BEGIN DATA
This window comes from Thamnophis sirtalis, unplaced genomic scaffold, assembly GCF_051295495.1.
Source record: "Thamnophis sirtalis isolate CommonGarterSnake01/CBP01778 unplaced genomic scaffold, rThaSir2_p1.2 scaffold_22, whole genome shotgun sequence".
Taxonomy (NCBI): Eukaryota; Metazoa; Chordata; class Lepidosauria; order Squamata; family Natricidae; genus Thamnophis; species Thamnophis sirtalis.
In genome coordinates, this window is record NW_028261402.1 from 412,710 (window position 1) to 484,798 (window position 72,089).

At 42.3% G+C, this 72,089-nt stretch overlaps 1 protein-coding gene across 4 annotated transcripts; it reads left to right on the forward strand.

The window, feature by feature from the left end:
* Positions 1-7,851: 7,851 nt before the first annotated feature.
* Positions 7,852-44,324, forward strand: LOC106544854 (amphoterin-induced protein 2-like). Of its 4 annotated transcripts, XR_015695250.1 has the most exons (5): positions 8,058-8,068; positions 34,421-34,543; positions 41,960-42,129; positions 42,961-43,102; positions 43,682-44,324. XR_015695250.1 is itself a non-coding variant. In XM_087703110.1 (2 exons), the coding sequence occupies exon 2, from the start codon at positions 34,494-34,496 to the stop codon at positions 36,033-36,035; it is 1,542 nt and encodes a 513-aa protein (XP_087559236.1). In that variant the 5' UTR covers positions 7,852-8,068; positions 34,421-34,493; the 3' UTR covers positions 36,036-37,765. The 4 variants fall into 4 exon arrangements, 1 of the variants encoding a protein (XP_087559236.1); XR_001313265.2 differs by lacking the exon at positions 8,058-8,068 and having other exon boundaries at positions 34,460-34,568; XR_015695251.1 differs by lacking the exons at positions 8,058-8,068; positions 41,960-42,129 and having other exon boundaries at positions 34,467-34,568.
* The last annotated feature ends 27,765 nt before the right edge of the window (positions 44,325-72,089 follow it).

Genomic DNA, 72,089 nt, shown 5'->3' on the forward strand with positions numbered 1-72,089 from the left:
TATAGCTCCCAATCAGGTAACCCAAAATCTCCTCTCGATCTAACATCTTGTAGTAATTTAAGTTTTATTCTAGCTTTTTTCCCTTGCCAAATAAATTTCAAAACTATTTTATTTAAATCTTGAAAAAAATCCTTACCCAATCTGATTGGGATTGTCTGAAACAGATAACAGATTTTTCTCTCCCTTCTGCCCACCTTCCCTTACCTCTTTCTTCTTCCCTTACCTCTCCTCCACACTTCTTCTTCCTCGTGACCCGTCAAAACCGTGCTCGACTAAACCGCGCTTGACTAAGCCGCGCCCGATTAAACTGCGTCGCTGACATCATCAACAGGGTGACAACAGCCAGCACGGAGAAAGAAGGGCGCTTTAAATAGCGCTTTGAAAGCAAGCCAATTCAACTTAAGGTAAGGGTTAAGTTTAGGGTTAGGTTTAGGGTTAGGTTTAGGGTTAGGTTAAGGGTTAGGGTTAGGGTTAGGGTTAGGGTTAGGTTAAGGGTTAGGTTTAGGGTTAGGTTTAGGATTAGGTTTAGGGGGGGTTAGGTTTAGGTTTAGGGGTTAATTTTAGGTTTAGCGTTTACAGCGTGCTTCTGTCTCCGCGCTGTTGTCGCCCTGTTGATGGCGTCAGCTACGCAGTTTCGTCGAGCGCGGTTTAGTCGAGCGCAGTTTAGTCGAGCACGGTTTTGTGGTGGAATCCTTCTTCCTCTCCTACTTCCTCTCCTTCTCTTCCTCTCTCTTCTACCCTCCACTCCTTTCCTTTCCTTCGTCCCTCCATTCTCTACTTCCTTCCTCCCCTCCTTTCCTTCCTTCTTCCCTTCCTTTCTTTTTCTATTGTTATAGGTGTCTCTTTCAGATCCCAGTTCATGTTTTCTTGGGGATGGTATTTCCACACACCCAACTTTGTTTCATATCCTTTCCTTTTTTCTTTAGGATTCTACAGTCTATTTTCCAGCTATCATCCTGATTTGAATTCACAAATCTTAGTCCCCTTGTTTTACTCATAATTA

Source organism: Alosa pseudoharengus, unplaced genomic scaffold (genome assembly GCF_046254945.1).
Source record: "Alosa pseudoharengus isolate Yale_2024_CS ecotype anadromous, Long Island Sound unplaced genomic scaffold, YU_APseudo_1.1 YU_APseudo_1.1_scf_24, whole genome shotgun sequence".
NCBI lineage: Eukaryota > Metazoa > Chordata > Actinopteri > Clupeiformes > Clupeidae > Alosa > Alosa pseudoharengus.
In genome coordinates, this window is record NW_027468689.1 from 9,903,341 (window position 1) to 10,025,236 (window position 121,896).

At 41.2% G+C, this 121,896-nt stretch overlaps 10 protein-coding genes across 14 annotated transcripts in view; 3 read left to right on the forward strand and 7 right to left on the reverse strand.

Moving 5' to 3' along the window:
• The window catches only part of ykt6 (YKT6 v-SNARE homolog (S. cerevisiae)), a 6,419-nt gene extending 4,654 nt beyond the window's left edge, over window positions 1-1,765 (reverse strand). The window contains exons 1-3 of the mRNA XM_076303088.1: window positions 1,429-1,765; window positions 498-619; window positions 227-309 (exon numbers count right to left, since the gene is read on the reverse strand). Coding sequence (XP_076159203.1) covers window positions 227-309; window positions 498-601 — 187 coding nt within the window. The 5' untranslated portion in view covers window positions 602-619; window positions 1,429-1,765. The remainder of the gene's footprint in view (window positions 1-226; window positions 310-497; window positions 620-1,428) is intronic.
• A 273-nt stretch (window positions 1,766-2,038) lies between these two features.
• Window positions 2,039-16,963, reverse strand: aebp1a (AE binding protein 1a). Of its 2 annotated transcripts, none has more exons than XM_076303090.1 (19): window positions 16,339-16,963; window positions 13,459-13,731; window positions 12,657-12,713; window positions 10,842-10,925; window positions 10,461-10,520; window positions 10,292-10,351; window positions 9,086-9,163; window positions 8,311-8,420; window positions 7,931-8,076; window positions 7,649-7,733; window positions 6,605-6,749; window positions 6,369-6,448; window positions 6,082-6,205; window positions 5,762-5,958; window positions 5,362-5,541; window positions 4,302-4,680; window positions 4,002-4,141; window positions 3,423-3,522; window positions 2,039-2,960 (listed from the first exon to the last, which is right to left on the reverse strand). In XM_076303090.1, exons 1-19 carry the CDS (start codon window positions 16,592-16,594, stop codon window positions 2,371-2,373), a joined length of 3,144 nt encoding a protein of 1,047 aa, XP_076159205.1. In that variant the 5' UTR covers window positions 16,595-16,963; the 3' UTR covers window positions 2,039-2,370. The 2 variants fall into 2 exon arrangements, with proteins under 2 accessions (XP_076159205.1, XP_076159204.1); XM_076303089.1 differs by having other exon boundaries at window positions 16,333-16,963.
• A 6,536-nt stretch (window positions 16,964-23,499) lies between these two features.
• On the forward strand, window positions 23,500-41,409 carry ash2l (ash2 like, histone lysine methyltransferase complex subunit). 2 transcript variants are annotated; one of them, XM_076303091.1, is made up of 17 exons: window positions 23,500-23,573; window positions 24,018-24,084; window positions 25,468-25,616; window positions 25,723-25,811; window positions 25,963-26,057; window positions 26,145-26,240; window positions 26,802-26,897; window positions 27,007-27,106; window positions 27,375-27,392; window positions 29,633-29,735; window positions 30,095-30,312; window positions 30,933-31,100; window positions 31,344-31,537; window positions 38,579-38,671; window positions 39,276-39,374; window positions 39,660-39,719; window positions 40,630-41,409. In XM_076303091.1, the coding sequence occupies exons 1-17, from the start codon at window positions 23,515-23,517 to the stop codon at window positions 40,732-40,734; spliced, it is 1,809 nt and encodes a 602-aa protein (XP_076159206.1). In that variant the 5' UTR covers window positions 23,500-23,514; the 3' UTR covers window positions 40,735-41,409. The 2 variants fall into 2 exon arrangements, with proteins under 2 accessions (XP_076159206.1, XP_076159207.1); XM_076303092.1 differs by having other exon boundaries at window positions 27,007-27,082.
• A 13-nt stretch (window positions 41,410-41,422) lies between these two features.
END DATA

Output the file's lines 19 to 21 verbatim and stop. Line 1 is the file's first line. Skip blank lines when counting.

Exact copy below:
• A 273-nt stretch (window positions 1,766-2,038) lies between these two features.
• Window positions 2,039-16,963, reverse strand: aebp1a (AE binding protein 1a). Of its 2 annotated transcripts, none has more exons than XM_076303090.1 (19): window positions 16,339-16,963; window positions 13,459-13,731; window positions 12,657-12,713; window positions 10,842-10,925; window positions 10,461-10,520; window positions 10,292-10,351; window positions 9,086-9,163; window positions 8,311-8,420; window positions 7,931-8,076; window positions 7,649-7,733; window positions 6,605-6,749; window positions 6,369-6,448; window positions 6,082-6,205; window positions 5,762-5,958; window positions 5,362-5,541; window positions 4,302-4,680; window positions 4,002-4,141; window positions 3,423-3,522; window positions 2,039-2,960 (listed from the first exon to the last, which is right to left on the reverse strand). In XM_076303090.1, exons 1-19 carry the CDS (start codon window positions 16,592-16,594, stop codon window positions 2,371-2,373), a joined length of 3,144 nt encoding a protein of 1,047 aa, XP_076159205.1. In that variant the 5' UTR covers window positions 16,595-16,963; the 3' UTR covers window positions 2,039-2,370. The 2 variants fall into 2 exon arrangements, with proteins under 2 accessions (XP_076159205.1, XP_076159204.1); XM_076303089.1 differs by having other exon boundaries at window positions 16,333-16,963.
• A 6,536-nt stretch (window positions 16,964-23,499) lies between these two features.